What Jobs Can You Get With a Degree in Cybersecurity?

Of all the fields in technology, perhaps none is more critical to national security and business operations than cybersecurity. As cyber threats continue to evolve and pose serious risks to organizations of all kinds, the need for skilled cybersecurity professionals has never been greater. If you’re considering a degree in cybersecurity, you are likely wondering what kind of career options will be available to you after graduation.

Today, we’ll explore the diverse and rapidly growing job landscape in cybersecurity and help you understand the roles and responsibilities that come with a degree in this field.

What is Cybersecurity?

In a world where so much of our personal and professional lives take place online, it’s more important than ever to secure our information and infrastructure against cyber threats. Cybersecurity refers to the set of practices, technologies, and policies designed to protect computer networks, systems, and data from unauthorized access, theft, or destruction.

This field encompasses a wide range of activities, from setting up firewalls and intrusion detection systems to investigating cybercrime and developing security protocols. As a cybersecurity professional, you’ll need to stay up-to-date with the latest tactics and tools used by hackers and have a deep understanding of the complex and ever-changing landscape of cyber threats. We’ve listed some of the most prevalent cybersecurity risks below.


A form of social engineering, phishing involves attempting to trick people into revealing sensitive information or downloading malware by sending emails that appear to come from reputable senders. Phishing emails may prompt users to click on a link, download an attachment, or reveal login credentials.


Malware is a type of software that is designed to harm or disrupt computer systems or networks. Malware can take many forms, including viruses, worms, trojans, spyware, and ransomware. Malware can cause serious damage to machines and networks, such as slowing down systems, stealing sensitive information or rendering a system completely unusable.


A DoS attack involves sending a high volume of traffic to a server or website, which overloads the system and causes it to crash or become unavailable to users. This type of attack is often carried out by using botnets or other means to amplify the attack.

MitM (Man in the Middle)

A MitM attack involves intercepting communications between two parties in order to steal or manipulate data. In this type of attack, the attacker poses as a trusted intermediary, allowing them to redirect traffic and alter messages. This type of attack can be especially dangerous when used against online banking, e-commerce, or other encrypted communications.


A drive-by attack is a type of malware attack that can infect a computer simply by visiting a malicious website or clicking on a malicious link. These attacks can be especially dangerous because they do not require the user to download or execute any files, making them harder to detect.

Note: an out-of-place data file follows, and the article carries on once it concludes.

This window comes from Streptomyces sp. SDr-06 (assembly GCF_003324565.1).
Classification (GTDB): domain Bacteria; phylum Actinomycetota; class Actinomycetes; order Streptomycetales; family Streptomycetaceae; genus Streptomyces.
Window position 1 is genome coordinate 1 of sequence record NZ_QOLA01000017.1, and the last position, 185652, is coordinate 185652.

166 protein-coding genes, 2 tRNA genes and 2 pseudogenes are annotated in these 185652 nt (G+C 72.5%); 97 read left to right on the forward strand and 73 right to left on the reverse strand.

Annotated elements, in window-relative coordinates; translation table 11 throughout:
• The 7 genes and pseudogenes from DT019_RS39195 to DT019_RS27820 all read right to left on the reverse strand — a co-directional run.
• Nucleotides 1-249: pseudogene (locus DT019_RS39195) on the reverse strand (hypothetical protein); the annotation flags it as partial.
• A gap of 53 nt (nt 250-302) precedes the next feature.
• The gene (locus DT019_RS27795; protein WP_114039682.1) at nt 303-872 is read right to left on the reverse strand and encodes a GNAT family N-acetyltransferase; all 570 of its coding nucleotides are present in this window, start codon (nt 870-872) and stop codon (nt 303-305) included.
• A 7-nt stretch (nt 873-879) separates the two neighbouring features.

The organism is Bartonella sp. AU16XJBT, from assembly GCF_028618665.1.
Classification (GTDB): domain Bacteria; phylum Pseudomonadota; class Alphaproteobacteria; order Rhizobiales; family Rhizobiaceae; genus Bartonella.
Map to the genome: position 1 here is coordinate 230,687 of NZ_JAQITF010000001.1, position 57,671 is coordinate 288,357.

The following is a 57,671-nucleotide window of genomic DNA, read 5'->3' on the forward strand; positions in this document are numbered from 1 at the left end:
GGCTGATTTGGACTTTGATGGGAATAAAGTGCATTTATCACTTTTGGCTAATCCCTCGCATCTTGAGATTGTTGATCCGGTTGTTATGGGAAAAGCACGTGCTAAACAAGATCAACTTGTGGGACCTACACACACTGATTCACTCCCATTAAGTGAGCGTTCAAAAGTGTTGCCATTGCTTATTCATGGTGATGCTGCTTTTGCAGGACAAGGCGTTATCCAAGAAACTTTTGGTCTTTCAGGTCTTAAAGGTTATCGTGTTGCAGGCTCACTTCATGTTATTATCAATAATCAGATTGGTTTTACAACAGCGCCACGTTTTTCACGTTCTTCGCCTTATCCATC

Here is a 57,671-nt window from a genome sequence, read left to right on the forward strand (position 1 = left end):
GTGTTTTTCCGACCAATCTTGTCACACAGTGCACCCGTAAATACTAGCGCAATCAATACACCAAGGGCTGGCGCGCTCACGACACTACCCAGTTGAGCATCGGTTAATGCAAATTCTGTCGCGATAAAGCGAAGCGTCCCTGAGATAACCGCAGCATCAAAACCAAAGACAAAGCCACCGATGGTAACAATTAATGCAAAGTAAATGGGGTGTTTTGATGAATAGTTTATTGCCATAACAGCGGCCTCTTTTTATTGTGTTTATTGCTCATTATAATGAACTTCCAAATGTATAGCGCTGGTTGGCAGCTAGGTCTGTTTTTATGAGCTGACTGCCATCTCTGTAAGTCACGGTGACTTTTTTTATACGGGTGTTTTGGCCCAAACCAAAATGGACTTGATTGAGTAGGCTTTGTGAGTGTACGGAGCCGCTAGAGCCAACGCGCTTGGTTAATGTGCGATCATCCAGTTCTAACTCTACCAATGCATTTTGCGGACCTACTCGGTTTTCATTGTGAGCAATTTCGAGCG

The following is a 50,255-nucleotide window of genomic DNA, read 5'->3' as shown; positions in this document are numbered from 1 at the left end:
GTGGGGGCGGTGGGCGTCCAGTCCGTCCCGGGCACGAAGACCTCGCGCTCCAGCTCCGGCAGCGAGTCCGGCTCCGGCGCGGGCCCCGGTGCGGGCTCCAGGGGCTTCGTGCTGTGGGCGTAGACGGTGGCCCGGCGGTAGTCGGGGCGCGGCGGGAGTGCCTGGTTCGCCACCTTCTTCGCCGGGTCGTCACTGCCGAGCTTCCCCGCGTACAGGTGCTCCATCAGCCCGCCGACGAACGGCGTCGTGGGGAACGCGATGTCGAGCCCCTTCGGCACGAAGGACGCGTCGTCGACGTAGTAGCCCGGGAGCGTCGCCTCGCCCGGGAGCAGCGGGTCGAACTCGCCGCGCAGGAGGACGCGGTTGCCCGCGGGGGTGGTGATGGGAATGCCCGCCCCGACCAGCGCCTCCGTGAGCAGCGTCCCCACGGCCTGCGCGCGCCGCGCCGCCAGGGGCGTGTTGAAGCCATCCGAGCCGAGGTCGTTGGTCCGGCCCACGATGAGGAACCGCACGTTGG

Ransomware is a type of malware that encrypts files on a victim’s computer and demands payment in exchange for the key to unlock them. This type of attack can cause significant damage to both individuals and organizations, as it can potentially lock them out of critical data files, causing business operations to come to a halt.

What Jobs Can You Get With a Degree in Cybersecurity?

Network Security Positions

Network security professionals are responsible for designing, implementing, and maintaining secure computer networks and systems. They analyze risks and vulnerabilities, develop security policies and protocols, and monitor network activity to prevent cyberattacks and unauthorized access. Job titles in this field may include network security engineer, network administrator, or security analyst.

Digital Forensics Positions

Digital forensics professionals use their expertise in cybersecurity to investigate and analyze cybercrimes and other security incidents. They collect and analyze digital evidence, develop forensic reports, and provide expert testimony in court. Job titles in this field may include digital forensics analyst, cybersecurity investigator, or forensic systems analyst.

Security Consultant/Manager Positions

Security consultants and managers are responsible for assessing an organization’s security needs and developing strategies to protect against cyber threats. They may develop security policies, conduct risk assessments, and implement security solutions. Job titles in this field may include cybersecurity consultant, security manager, or information security officer.

Government and Law Enforcement Agency Positions

Government agencies and law enforcement organizations are major employers in the cybersecurity field. These professionals may work for the FBI, CIA, NSA, or other agencies at the federal, state, or local level. Job titles in this field may include cybersecurity analyst, cyber operations officer, or cybercrime investigator. These professionals are responsible for investigating and preventing cyberattacks, protecting critical infrastructure, and other national security issues.